One of my favorite poems is Wallace Stevens’ “Anecdote of the Jar.” I’ve been thinking about it a lot lately for several reasons, and it’s just occurred to me that it might be a great metaphor for teaching the impact of identity in characterization. It’s such a slippery concept, and I’ve never thought I was particularly good at getting it across, but then I recently went back to the poem for the reasons and thought, “Oh, it’s right there.” So let’s try this again (waving to McDaniel students).
Because I must get a proposal done before Nita is finished, I have started on a new book. Yeah, I’m not thrilled about that either; I love the book but balancing two narratives in my head is not a good idea, especially since one is overworked and the other is nascent, but here we are. At least it’ll make a nice change for you all since I’ll be bitching about Alice (aka Haunting Alice) instead of Nita (aka The Devil in Nita Dodd).
So what’s a proposal you ask, and how am I making one for Alice? (You have to ask because I need a blog post.).
Every now and then, I throw open the comments to writing questions, and then take the next month or so to answer them all at length. Below is a sorted list of all the answers up to July 1, 2019. You can also search for “Questionable” since all the titles begin with that, and all the posts are tagged that. There’s some repetition of questions in there–we’ve been doing this a long time and there’s been no organization so people couldn’t check to see what had been asked–but all the answers are there. Organized. Easier to find. Progress.Continue reading
You mentioned you needed to focus more on the Nita and Nick romance plot and less on the Cthulhu plot. Could you expand a little on how you do that? What makes the romance the main plot? My Cthulhu plots tend to take over.
The things that make the romance the main plot are that the major events and turning points are about the romance, the theme is tied to the romance, and the climax is about the romance. Okay, that sounds obvious, so let’s look at this using Nita as the example because ARGH that’s all I think about these days.
Here are the turning point events:Continue reading
How do you come up with ideas for a new book? What is your writing process? Has it changed over the years? Do you have a daily word count? Any advice for beating writers block? I can’t figure out how to plot or outline my WIP. I’ve read the 3 act structure and even tried beat sheets. It gets confusing.
I don’t come up with ideas, the ideas come up with me. I will do damn near anything to avoid writing. It’s hard. I have to work. I don’t like it. But then a character starts talking about an idea that my subconscious glommed onto and I tell myself I’ll just write this one bit of dialogue down and pretty soon I’m up to my ass in demons. Trust me, I don’t go LOOKING for work. It’s just that sometimes a story grabs onto my leg and I can’t get it off.Continue reading
It’s way too short, it’s missing a lot of information, and it ends abruptly (Discovery Draft!) but this one stays, too, with much rewriting in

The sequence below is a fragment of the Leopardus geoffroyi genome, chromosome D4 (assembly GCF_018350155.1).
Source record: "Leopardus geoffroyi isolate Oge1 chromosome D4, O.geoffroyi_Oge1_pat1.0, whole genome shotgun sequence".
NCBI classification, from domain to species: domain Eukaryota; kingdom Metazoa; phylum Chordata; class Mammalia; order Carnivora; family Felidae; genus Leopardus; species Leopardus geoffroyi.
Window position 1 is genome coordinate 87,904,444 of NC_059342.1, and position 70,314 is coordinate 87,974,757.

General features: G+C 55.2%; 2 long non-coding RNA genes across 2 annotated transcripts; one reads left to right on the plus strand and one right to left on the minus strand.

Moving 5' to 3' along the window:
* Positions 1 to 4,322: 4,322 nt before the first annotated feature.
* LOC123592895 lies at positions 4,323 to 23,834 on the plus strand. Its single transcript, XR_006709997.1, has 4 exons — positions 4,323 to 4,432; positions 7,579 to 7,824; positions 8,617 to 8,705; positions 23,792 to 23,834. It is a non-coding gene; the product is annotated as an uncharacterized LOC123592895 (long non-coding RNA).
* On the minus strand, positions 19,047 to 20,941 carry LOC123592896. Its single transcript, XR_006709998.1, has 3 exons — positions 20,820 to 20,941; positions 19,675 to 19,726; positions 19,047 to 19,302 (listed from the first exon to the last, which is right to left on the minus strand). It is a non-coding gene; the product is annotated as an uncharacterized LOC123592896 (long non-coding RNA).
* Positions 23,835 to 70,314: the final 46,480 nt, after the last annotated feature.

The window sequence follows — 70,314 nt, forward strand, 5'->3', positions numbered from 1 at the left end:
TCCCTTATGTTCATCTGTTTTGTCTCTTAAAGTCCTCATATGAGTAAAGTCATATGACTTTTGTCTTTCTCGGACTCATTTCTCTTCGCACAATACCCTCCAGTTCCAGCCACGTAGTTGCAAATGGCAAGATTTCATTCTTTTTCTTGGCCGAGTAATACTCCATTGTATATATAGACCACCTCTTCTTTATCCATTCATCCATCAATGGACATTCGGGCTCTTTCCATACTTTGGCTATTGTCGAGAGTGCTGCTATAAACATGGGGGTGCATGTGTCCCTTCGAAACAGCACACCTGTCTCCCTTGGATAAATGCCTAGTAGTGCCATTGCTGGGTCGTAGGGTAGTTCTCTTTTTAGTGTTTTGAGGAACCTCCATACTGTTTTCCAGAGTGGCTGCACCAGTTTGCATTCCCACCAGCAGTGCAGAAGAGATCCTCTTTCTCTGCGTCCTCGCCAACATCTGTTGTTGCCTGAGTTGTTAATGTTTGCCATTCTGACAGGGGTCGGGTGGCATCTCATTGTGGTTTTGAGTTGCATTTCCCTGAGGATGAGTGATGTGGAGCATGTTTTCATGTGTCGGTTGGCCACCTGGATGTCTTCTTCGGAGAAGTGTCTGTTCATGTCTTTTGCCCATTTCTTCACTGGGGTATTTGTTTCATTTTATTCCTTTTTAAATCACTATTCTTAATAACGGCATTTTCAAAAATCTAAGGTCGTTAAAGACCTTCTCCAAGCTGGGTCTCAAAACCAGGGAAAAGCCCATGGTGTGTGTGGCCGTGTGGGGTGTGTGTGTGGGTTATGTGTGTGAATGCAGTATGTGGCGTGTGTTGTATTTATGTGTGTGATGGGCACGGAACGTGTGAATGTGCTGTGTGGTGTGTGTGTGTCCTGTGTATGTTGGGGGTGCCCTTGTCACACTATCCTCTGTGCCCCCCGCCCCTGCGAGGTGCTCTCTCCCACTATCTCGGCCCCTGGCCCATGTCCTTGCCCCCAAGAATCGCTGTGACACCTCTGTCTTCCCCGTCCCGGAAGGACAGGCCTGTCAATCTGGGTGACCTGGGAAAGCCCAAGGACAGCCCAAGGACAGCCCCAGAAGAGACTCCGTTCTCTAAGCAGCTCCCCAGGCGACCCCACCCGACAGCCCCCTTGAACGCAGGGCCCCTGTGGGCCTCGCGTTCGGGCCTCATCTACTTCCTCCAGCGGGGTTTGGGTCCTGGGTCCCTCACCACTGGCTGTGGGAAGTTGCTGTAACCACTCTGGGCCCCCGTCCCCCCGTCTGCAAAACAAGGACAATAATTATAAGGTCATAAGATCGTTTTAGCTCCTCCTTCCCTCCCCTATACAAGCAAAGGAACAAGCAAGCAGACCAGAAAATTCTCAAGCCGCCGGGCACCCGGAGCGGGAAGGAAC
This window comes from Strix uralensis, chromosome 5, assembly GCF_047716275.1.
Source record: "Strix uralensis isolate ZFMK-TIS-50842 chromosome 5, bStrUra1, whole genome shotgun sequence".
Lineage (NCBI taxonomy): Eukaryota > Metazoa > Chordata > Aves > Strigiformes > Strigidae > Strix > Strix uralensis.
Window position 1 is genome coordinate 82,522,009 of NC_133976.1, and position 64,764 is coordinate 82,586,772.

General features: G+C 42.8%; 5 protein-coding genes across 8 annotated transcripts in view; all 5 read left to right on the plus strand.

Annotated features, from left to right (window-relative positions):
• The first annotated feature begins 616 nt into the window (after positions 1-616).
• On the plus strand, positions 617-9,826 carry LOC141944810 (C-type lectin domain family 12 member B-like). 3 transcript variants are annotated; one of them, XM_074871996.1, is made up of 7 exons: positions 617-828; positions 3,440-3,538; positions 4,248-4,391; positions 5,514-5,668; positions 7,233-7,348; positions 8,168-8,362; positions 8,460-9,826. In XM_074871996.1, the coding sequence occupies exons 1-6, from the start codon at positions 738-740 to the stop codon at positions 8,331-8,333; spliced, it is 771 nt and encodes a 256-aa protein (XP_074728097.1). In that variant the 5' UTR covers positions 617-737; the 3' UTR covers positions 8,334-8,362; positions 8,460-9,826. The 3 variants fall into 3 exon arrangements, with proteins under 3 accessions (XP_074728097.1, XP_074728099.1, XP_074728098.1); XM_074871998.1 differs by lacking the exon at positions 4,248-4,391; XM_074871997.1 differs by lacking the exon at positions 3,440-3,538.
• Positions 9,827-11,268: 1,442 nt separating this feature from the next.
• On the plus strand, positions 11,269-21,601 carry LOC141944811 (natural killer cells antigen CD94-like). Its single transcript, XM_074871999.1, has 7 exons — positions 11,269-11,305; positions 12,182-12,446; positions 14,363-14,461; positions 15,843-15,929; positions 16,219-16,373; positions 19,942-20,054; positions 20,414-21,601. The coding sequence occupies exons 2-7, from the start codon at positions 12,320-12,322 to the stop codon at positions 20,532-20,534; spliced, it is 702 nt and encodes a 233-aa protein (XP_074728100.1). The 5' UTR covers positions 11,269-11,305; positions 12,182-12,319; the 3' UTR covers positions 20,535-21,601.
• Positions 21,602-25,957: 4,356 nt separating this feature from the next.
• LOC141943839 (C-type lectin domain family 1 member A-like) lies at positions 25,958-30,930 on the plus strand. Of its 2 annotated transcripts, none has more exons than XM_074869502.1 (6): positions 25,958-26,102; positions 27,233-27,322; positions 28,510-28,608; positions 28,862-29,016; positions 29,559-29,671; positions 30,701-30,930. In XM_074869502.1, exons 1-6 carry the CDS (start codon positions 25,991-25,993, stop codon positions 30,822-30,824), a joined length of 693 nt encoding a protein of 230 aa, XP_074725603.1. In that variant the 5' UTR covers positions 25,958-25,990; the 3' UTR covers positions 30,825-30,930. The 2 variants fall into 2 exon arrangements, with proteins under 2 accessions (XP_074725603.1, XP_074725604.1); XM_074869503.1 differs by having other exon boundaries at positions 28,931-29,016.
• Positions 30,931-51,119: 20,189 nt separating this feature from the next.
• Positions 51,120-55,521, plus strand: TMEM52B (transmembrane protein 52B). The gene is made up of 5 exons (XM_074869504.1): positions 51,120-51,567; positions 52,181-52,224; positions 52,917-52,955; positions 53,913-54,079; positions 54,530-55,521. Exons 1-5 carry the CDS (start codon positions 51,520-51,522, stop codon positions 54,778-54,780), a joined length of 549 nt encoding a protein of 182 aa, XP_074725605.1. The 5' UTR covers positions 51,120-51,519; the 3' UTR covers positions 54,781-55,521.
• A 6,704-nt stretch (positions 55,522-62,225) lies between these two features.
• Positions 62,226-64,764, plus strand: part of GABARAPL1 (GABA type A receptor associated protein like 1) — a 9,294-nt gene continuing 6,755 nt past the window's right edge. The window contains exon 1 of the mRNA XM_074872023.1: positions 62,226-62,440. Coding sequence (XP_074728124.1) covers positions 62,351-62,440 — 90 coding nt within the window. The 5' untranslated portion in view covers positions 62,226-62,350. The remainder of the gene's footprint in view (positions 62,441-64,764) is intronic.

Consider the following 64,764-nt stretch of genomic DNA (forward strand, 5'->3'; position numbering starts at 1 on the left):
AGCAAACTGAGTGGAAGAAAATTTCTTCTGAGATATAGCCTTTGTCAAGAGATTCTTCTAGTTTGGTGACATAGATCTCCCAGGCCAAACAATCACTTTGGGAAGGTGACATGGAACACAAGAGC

I feel guilty showing you the
Since I opened that can of worms by mentioning Las Vegas, here’s the discovery draft of that scene. You’ll notice that it’s completely unstructured, starts abruptly, rambles, and then just stops; that’s because it’s a discovery draft. I know it’s terrible. I haven’t revised it even once. This is raw Crusie. And I may decide to cut the whole thing and write a new breakfast scene (there are a lot of breakfast scenes, six I think) with no proposal, so it’s just a placeholder for now. But this is what happened while I was writing, and why I researched Las Vegas and then discarded it.Continue reading
Krissie and Toni and I talked about the future and the Monday Street books last weekend, and that sent me back to the VooDooPad wiki we’d set up for the entire world of that series. I hadn’t been back there for three years, so a lot of it was out of date, including the diagrams. And since in my story, Cat lives in the church, I went back in and redid the church diagram I’d done to show Toni the layout since her Keely was going to be moving through the different levels, too. And just like that, I was back in the story and I remembered how important those visuals are to me.
The process of moving from a discovery draft (which is just writing to see what the story’s about) to a truck draft (which is an early draft that isn’t great but is probably good enough to publish if I get hit by a truck) is mostly about deconstructing a scene by beats to see what the hell is in there, and revising that to what’s supposed to be in there, once I’ve gotten a good overview of the act or entire book. I’ve done about a zillion drafts of the first breakfast scene, but they were all discovery drafts. It’s time to get serious about this sucker. For one thing, this scene over 3900 words and for another, it goes nowhere. it’s an overwritten, wandering, bloviating mess.
Here’s the rewrite analysis: